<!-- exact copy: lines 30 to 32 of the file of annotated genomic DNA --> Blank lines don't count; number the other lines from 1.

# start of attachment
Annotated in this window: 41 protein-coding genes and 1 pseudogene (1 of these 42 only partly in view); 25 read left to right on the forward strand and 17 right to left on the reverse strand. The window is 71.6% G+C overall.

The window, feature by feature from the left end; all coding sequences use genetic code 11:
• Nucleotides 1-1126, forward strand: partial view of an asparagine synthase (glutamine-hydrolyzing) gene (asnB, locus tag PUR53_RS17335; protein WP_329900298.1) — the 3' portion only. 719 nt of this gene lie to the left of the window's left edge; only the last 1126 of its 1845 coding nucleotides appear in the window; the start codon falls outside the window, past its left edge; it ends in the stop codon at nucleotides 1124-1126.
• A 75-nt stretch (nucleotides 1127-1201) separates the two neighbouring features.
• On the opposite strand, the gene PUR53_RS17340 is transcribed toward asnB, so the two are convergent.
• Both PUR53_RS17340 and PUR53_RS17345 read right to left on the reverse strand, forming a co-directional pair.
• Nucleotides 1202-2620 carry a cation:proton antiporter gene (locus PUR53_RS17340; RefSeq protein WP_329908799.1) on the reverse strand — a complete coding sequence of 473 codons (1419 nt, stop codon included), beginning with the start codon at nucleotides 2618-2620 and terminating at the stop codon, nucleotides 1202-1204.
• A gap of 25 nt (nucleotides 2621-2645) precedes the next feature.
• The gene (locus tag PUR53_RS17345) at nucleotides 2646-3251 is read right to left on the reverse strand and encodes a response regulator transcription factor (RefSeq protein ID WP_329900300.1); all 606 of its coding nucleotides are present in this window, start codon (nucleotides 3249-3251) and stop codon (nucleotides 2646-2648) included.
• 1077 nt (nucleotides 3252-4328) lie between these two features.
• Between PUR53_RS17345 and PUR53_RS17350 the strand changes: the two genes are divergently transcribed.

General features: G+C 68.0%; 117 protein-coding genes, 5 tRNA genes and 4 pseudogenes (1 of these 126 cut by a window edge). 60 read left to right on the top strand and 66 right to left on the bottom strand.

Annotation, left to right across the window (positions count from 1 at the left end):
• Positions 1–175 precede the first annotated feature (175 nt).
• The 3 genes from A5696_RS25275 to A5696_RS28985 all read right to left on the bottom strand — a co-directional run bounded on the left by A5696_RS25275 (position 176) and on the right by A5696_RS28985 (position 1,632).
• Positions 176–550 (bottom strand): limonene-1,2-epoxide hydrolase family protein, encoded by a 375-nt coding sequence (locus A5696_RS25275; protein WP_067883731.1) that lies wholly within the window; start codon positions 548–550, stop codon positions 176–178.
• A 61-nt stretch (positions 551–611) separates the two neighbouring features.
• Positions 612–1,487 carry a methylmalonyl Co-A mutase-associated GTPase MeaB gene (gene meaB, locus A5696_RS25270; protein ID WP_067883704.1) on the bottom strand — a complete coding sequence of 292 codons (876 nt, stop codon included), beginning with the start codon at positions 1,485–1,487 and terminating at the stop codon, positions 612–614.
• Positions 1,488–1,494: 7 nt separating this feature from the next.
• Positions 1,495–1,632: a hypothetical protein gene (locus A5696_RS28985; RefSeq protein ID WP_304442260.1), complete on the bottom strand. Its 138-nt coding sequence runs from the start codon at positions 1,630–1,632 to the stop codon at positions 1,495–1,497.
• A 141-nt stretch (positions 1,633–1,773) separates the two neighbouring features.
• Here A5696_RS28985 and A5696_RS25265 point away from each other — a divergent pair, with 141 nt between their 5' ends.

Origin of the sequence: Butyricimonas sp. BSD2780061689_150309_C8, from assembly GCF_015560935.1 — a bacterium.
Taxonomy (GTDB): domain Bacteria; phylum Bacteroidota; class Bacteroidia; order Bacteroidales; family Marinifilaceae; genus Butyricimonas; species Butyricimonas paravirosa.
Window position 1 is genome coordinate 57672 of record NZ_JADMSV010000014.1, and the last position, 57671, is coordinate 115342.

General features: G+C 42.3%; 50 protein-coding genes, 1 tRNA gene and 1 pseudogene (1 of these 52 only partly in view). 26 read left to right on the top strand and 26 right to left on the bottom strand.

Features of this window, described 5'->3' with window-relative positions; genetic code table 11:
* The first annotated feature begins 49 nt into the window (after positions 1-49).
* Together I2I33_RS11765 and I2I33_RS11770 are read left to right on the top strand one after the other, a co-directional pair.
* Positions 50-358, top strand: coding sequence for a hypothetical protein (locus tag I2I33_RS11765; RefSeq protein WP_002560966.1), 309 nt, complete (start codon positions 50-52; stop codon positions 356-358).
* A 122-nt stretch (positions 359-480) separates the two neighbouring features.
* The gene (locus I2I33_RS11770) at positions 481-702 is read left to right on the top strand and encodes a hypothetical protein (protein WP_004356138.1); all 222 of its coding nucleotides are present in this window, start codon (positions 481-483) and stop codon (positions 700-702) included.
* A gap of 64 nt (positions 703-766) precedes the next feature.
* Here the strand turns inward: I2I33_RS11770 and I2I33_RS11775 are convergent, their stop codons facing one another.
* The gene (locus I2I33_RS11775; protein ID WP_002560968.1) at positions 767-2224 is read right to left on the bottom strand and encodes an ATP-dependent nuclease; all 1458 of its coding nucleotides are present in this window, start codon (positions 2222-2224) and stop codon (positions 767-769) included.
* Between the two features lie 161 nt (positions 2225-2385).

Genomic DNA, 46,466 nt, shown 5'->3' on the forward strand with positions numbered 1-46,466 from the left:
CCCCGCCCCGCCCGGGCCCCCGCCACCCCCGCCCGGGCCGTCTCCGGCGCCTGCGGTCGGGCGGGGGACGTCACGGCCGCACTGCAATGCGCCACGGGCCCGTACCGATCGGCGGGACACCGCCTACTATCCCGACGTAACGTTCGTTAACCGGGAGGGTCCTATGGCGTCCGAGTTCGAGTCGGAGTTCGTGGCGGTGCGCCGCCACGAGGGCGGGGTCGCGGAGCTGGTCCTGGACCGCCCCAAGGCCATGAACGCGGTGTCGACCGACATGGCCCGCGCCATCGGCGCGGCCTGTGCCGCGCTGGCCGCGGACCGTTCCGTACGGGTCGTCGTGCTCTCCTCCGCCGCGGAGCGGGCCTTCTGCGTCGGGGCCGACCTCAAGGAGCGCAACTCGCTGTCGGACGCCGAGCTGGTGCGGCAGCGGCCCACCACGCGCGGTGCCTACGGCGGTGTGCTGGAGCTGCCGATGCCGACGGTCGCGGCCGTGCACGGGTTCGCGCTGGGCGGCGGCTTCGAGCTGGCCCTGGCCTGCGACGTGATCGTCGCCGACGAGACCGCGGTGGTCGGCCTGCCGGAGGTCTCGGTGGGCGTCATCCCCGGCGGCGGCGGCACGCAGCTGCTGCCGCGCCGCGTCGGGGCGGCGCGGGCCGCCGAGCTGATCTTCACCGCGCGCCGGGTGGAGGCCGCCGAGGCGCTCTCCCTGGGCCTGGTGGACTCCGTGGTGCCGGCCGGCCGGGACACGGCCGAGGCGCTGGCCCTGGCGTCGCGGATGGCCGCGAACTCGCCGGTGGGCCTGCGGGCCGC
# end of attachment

* Positions 50-358, top strand: coding sequence for a hypothetical protein (locus tag I2I33_RS11765; RefSeq protein WP_002560966.1), 309 nt, complete (start codon positions 50-52; stop codon positions 356-358).
* A 122-nt stretch (positions 359-480) separates the two neighbouring features.
* The gene (locus I2I33_RS11770) at positions 481-702 is read left to right on the top strand and encodes a hypothetical protein (protein WP_004356138.1); all 222 of its coding nucleotides are present in this window, start codon (positions 481-483) and stop codon (positions 700-702) included.